Valentine's day is one of the most romantic days of the year, but if you have pets, it can also be a dangerous day for them. Each year, poison control and vet offices see an uptick of cases on February 14th. Here are a few things to watch out for to help your pet stay safe.
One of the most common gifts exchanged on Valentine's Day is chocolates. Chocolates are extremely dangerous to our pets, as it contains a substance called methylxanthine. That substance can cause issues like lethargy, vomiting, diarrhea, high heart rhythms, or possible life threatening issues. Don't leave chocolates out in the open, keep them away from your pet. If you think your pet may have ingested a potentially poisonous substance, here is a listing of resources you can contact (some charge a fee, some are free): Poison Control Hotlines
Another thing to watch out for are lit candles. Open flames from candles can be knocked over by cats or dogs. When you leave a room with lit candles, blow them out. Don't leave pets unattended in a room with candles burning or fires in the fireplace.
Roses and other flowers make beautiful gifts for your sweetheart. Pets need to be careful around thorny flowers like roses, as the thorns can be bitten, swallowed, or stepped on and lead to a puncture wound and infection. Other plants and flowers, like lilies, are toxic to animals. The ASPCA maintains a toxic plant library here: ASPCA Poisonous Plants Listing. If you think your pet may have ingested a potentially poisonous substance, here is a listing of resources you can contact (some charge a fee, some are free): Poison Control Hotlines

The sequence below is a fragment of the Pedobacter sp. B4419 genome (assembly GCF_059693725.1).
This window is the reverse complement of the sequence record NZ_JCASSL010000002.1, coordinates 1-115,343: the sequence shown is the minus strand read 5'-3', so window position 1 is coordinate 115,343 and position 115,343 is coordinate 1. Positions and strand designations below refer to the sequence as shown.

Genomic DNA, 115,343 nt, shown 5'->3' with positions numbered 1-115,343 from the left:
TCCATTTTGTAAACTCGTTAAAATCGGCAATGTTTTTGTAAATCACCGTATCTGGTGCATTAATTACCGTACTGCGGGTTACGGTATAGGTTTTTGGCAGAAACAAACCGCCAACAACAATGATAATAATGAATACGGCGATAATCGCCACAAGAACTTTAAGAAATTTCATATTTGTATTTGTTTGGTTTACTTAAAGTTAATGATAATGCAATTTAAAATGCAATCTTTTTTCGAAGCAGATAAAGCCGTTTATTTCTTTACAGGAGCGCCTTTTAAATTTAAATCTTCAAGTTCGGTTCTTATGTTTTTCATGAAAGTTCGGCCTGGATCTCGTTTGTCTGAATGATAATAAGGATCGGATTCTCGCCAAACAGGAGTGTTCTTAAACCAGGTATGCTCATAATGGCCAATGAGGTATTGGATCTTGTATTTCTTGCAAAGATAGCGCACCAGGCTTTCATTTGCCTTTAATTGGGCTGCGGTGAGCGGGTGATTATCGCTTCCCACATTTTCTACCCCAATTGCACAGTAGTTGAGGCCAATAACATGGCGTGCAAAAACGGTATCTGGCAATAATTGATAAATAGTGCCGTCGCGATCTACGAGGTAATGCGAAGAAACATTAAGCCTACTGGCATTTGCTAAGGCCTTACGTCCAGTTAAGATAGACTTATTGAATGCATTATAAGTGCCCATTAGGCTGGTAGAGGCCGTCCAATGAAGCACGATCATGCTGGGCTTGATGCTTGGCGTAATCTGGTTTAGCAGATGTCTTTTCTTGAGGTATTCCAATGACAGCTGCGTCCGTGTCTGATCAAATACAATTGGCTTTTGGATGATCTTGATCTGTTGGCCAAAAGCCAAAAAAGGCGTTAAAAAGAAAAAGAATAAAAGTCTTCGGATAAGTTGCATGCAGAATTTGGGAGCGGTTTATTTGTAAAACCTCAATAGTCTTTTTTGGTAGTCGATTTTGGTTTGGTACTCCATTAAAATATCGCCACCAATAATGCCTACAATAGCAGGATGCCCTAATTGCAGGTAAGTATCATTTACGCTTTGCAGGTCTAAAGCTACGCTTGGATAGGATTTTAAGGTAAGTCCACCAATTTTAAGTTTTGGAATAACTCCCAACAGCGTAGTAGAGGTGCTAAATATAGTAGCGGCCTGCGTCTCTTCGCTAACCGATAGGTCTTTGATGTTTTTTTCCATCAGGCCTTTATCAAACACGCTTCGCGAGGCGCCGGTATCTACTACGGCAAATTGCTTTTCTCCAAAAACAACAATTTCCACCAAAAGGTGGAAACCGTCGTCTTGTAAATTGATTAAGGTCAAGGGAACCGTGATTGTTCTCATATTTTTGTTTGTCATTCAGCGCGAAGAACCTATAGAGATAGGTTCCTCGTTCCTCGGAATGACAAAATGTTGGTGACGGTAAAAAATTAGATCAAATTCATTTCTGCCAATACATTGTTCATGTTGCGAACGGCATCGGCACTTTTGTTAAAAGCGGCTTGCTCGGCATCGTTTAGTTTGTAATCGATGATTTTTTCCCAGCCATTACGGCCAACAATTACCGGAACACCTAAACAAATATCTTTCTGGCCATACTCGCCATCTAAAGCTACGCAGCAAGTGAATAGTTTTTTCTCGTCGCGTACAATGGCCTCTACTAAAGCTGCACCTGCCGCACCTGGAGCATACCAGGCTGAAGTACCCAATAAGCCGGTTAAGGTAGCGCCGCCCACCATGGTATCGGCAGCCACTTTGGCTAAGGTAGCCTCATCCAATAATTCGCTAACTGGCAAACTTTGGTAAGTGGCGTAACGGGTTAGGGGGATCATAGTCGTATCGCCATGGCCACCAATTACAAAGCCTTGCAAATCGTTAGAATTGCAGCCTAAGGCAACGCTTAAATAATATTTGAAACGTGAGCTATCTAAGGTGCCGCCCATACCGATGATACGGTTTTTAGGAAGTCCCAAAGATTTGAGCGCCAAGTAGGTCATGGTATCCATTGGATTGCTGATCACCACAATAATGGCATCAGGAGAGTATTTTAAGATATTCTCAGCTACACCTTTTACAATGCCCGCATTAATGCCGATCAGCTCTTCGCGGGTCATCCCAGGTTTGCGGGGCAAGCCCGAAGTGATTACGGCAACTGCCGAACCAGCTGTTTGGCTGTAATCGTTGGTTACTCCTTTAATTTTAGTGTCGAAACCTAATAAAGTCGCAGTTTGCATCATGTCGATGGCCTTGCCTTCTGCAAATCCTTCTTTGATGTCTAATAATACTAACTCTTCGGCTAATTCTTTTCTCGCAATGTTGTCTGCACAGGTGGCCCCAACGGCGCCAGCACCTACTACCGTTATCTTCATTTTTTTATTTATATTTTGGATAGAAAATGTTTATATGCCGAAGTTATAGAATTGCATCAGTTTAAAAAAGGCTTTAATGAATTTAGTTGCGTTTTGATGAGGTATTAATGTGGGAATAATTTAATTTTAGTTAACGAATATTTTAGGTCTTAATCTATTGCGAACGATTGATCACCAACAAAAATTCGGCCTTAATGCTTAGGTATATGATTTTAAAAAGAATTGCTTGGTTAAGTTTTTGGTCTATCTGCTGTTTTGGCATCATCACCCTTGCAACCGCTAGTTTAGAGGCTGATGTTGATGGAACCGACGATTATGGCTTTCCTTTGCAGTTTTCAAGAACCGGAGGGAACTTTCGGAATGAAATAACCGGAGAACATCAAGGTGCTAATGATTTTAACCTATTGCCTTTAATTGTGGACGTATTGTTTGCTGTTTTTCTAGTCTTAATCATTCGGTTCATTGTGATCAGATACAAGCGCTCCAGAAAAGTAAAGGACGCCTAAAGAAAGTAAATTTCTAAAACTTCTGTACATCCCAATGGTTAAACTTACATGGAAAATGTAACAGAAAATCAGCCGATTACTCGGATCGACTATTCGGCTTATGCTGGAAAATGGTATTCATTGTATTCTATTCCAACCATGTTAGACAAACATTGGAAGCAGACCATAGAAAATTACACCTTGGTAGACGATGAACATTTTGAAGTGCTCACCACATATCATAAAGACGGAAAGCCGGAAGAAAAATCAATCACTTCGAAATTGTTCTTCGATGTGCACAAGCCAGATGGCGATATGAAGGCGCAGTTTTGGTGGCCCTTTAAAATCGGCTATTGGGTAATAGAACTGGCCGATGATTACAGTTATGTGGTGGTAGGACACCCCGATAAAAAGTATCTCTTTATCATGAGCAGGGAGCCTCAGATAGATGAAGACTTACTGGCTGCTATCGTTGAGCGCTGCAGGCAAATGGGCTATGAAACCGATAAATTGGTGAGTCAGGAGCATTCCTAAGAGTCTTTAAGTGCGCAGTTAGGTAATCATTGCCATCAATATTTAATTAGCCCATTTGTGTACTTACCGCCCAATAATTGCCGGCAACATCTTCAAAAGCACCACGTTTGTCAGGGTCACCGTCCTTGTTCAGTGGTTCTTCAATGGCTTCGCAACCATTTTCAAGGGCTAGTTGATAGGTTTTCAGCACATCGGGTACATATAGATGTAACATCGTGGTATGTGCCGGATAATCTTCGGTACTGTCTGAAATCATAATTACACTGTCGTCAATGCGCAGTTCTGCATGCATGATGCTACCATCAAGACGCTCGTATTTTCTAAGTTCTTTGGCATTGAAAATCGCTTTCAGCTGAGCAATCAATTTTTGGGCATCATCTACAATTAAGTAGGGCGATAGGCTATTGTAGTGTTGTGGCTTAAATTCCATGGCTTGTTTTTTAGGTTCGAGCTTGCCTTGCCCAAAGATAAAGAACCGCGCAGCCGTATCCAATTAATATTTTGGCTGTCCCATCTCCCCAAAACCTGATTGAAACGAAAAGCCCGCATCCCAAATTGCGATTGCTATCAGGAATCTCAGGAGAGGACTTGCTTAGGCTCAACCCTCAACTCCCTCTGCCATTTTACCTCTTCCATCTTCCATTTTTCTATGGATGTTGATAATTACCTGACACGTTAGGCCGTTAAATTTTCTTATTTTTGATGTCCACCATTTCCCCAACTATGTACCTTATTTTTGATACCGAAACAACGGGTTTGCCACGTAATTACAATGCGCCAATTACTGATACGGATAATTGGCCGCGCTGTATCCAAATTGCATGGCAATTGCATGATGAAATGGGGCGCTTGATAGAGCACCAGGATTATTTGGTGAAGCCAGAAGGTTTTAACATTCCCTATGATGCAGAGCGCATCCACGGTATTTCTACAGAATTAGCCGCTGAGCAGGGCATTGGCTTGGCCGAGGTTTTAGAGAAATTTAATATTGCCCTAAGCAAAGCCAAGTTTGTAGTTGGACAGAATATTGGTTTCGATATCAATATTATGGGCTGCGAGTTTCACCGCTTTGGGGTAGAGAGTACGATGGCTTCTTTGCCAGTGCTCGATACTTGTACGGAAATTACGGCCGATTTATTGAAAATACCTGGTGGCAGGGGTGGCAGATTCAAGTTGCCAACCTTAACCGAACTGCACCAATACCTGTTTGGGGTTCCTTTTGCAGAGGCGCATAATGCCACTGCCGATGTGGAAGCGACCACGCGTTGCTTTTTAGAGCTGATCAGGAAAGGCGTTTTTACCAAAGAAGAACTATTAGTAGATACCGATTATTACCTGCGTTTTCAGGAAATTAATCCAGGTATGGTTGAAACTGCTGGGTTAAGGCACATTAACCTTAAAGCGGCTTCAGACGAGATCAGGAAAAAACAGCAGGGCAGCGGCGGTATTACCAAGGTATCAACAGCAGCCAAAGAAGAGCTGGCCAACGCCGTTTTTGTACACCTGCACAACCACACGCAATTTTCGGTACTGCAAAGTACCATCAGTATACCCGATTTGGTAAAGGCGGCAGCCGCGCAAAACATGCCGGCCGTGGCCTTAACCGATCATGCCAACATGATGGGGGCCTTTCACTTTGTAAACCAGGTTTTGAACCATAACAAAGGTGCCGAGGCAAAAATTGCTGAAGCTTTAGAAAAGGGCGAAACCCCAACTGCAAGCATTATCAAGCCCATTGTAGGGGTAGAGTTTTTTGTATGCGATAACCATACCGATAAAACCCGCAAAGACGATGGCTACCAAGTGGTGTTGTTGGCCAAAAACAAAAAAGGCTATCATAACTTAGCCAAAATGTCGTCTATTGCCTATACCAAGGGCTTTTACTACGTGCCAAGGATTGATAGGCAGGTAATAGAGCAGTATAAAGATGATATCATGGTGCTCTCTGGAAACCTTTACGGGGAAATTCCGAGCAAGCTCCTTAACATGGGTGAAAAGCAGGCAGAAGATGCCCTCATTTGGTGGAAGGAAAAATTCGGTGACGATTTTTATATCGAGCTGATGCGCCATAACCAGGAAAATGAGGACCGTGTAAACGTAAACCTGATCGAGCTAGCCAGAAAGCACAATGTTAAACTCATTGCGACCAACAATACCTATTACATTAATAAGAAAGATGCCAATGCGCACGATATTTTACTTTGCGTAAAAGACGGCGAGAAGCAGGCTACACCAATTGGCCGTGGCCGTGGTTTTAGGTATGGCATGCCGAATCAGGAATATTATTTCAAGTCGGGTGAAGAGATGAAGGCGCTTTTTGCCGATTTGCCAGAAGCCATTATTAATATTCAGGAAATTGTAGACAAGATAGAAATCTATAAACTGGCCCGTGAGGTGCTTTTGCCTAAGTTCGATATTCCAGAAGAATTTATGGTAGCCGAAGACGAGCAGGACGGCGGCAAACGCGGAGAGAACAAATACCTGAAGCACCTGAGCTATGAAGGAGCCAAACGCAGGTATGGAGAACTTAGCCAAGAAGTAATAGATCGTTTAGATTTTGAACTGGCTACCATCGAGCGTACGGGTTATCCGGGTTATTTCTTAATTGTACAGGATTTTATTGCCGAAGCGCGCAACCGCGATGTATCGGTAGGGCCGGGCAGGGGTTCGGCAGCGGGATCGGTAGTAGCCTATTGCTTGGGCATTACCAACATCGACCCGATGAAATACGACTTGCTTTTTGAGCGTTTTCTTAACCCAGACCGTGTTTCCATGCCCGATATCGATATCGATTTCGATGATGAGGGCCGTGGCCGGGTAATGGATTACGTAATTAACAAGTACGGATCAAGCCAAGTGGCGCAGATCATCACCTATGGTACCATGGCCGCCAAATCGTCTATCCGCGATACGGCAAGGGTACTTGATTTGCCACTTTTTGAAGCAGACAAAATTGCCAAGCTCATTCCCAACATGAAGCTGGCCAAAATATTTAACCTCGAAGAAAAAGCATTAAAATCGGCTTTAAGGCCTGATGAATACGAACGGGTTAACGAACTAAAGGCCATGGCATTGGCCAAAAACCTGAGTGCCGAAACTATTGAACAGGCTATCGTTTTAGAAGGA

Gifts wrapped with bows and ribbons are often irresistible to cats, but beware of a pet ingesting ribbons. That can lead to blockages and possible emergency surgery to remove the ribbon.
Alcohol is dangerous for pets. Don't leave your drink unattended, and if you spill some alcohol, clean it up before your pet gets a chance to lap it up. Most pets are smaller than us, so even a small amount of alcohol can lead to fatal respiratory failure.
Beware of sugar free candies that contain xylitol. Xylitol is used as a sweetener, and is dangerous to pets. It can lead to a loss of coordination, seizures, hypoglycemia, and liver failure.
While this list can seem scary, it is important to remember that if you have pets, just pay attention and keep dangerous items away from your pet. Don't leave them unattended in a room with these items. Many things like chocolate, alcohol, and toxic plants aren't exclusive to Valentine's day, these things are found around the house all year long. When you have a pet, you always need to protect them from dangerous household items. For other types of household items to avoid, see this post here.
Have a fun and safe Valentine's day!